Membrane proteins make up an estimated 30% of the proteome and 50% of drug targets, but less than 2% of the structures in the protein data bank. This dearth of structural information is primarily due to the experimental difficulty of inducing membrane proteins to crystallize or reconstituting them in solubilizing media. Solid-state NMR is an emerging technique that is increasingly used to investigate membrane proteins under close to native conditions. Membrane samples can be macroscopically aligned with the membrane normal along a specific direction, often parallel or perpendicular to the magnetic field. This is exploited in both static experiments on membrane samples and in the solution-state residual dipolar coupling (RDC) experiment, which has proven extremely useful for obtaining long-range distance constraints, but is limited to the case of very weak alignment. In solid-state NMR, anisotropic interactions are typically removed via magic angle spinning (MAS). Heteronuclear or homonuclear dipolar couplings are often selectively reintroduced using pulse sequences, because they depend on internuclear distances. The standard recoupling sequences are difficult to implement in mobile samples, where the dipolar interactions are partially averaged by rotational diffusion; optimized sequences are needed.
In switched-angle spinning (SAS) NMR, the spinning axis is varied in two correlated Fourier dimensions, allowing isotropic spectra and anisotropic couplings to be collected in the same experiment. SAS measures the isotropic spectrum needed to differentiate chemical sites, while providing valuable information that would be lost in a simple MAS experiment, all without changing the any concentrations or the temperature (shown schematically below). This approach makes the mobility of the sample an asset instead of a liability. Preliminary SAS and VAS experiments have been performed in membrane mimetics, illustrating the potential of the technique, however technical limitations have prevented their widespread application.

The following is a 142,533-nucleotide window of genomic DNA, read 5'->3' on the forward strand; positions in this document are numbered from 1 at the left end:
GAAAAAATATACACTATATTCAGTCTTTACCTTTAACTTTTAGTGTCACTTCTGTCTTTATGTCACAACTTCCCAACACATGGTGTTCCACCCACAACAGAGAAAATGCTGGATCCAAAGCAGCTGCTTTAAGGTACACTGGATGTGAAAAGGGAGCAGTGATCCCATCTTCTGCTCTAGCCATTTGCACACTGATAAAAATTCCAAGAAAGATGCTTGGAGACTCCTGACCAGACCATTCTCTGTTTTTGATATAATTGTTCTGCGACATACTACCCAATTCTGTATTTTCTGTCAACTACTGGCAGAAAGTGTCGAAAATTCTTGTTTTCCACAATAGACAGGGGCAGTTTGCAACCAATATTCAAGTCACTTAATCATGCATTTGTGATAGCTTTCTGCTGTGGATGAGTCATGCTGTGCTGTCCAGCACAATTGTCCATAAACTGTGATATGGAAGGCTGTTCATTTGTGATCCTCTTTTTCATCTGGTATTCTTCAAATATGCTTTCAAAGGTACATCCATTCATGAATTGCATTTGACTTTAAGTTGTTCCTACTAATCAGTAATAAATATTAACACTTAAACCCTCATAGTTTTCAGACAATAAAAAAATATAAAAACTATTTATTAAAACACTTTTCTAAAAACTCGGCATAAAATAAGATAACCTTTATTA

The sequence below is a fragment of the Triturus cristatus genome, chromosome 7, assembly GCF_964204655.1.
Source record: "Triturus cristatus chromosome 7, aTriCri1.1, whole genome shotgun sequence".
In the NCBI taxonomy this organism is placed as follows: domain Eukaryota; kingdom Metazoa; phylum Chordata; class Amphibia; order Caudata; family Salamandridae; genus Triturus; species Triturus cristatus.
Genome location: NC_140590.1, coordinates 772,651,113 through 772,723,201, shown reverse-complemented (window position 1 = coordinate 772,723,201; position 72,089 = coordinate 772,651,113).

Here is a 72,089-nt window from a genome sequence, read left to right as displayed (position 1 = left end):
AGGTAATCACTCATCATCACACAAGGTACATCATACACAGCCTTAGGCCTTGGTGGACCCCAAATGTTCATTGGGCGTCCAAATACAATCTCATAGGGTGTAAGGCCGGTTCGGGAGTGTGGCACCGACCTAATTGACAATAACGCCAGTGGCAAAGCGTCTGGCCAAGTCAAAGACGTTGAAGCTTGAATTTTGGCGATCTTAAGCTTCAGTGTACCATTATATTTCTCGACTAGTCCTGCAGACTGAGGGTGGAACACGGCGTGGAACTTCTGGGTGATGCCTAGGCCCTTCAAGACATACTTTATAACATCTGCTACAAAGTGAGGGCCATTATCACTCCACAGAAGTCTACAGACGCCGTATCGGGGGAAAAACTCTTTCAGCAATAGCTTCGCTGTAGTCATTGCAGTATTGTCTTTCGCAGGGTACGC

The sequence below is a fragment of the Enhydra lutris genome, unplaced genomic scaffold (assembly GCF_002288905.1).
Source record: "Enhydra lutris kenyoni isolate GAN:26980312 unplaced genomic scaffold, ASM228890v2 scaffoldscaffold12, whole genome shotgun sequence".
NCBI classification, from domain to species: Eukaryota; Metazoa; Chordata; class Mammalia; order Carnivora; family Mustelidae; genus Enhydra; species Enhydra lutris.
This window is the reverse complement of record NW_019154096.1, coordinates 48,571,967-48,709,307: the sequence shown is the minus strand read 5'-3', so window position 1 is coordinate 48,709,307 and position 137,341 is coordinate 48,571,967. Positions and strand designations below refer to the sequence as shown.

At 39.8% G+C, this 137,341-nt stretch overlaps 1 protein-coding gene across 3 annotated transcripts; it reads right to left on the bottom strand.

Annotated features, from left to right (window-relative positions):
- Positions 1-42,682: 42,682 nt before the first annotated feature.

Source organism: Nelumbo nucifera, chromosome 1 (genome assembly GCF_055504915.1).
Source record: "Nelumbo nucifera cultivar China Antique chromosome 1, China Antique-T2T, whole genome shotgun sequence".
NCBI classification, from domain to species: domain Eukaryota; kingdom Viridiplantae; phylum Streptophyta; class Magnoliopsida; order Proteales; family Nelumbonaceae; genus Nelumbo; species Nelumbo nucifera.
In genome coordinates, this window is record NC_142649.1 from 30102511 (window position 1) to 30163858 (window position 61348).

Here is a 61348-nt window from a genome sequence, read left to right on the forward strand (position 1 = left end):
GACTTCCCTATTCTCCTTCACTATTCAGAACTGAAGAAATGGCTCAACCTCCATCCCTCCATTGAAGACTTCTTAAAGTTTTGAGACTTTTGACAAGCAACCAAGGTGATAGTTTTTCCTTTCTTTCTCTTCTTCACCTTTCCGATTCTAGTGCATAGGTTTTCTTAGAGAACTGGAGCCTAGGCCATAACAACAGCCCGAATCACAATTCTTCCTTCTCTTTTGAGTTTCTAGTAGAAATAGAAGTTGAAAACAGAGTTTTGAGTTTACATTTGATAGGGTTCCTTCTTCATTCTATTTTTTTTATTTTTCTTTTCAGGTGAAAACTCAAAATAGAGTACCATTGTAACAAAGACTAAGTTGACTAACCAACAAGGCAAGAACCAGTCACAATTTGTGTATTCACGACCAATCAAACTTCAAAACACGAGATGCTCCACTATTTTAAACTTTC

Obtaining high-resolution SAS spectra of membrane proteins in their native environment requires a major research effort directed toward building new SAS probes with the high radio frequency (rf) homogeneity, tuning stability, and temperature control necessary for long multidimensional experiments on biological samples. These requirements contrast with the design parameters for previous hardware for quadrupolar materials and other rigid solids, in which the major criteria included high-power rf irradiation and fast spinning. The biggest challenge in SAS probe design is the need to maintain a stable electrical contact between the coil, which is rapidly reorienting during the experiment and the rest of the probe circuit, which is static. For experiments on oriented membrane samples, the filling factor must be maximized to use the small samples available, and the connection points must be robust enough to withstand long experiments with many points in the indirect dimension. The increased stringency of these requirements is somewhat compensated by the decreased necessity for high excitation or decoupling fields. The direction of the rf field should remain perpendicular to B0 regardless of the spinning angle. The switching speed must be much faster than the 1H longitudinal relaxation time T1 for a typical hydrated solid protein sample (about 1s). Two prototype probes that demonstrate fulfillment of these criteria have been constructed in the Martin laboratory. Pneumatic switching results in a minimum switching time of 17 ms, with stable spinning at 5 kHz, which is sufficient for membrane samples. We have used variations of two transverse coil designs, the slotted tube resonator and the saddle coil, and found them to have complementary features. We have also investigated the dynamics of cross-polarization, an important building block of solid-state NMR experiments in which magnetization is transferred from abundant, high gyromagnetic-ratio nuclei to rare, low gyromagnetic-ratio nuclei, as a function of spinning angle. Although the essential phenomena involved have been described in the early literature on MAS and cross-polarization, collecting the full data set from 0° to 90° is experimentally challenging because it requires a probe where the rf fields applied to both 1H and 13C are independent of the spinning angle. Currently, we are constructing three-channel 1H/13C/15N probes to perform 3D experiments for resonance assignment of proteins. We are also investigating the performance of homonuclear and heteronuclear decoupling sequences, which also strongly depend on the spinning angle, and designing symmetry-based sequences for decoupling. Finally, there are many interesting applications to investigate, first and foremost membrane-associated proteins.